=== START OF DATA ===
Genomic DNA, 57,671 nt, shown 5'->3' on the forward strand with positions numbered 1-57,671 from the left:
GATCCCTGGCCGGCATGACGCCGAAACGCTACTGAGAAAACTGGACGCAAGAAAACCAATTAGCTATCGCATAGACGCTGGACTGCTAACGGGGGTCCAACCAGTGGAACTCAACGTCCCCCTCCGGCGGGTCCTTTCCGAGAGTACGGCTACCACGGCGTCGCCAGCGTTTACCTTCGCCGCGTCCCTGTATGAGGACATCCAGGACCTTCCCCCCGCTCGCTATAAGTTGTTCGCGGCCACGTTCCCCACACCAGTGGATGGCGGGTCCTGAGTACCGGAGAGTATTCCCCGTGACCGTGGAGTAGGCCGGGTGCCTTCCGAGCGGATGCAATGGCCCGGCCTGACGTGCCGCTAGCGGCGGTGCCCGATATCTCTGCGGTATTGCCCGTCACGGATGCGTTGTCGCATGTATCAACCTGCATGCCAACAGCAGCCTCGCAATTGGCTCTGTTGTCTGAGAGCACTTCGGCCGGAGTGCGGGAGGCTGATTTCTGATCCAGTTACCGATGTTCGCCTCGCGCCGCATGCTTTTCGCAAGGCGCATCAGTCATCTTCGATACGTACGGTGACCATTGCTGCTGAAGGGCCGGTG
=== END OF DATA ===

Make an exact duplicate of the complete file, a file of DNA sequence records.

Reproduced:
Genomic DNA, 57,671 nt, shown 5'->3' on the forward strand with positions numbered 1-57,671 from the left:
GATCCCTGGCCGGCATGACGCCGAAACGCTACTGAGAAAACTGGACGCAAGAAAACCAATTAGCTATCGCATAGACGCTGGACTGCTAACGGGGGTCCAACCAGTGGAACTCAACGTCCCCCTCCGGCGGGTCCTTTCCGAGAGTACGGCTACCACGGCGTCGCCAGCGTTTACCTTCGCCGCGTCCCTGTATGAGGACATCCAGGACCTTCCCCCCGCTCGCTATAAGTTGTTCGCGGCCACGTTCCCCACACCAGTGGATGGCGGGTCCTGAGTACCGGAGAGTATTCCCCGTGACCGTGGAGTAGGCCGGGTGCCTTCCGAGCGGATGCAATGGCCCGGCCTGACGTGCCGCTAGCGGCGGTGCCCGATATCTCTGCGGTATTGCCCGTCACGGATGCGTTGTCGCATGTATCAACCTGCATGCCAACAGCAGCCTCGCAATTGGCTCTGTTGTCTGAGAGCACTTCGGCCGGAGTGCGGGAGGCTGATTTCTGATCCAGTTACCGATGTTCGCCTCGCGCCGCATGCTTTTCGCAAGGCGCATCAGTCATCTTCGATACGTACGGTGACCATTGCTGCTGAAGGGCCGGTG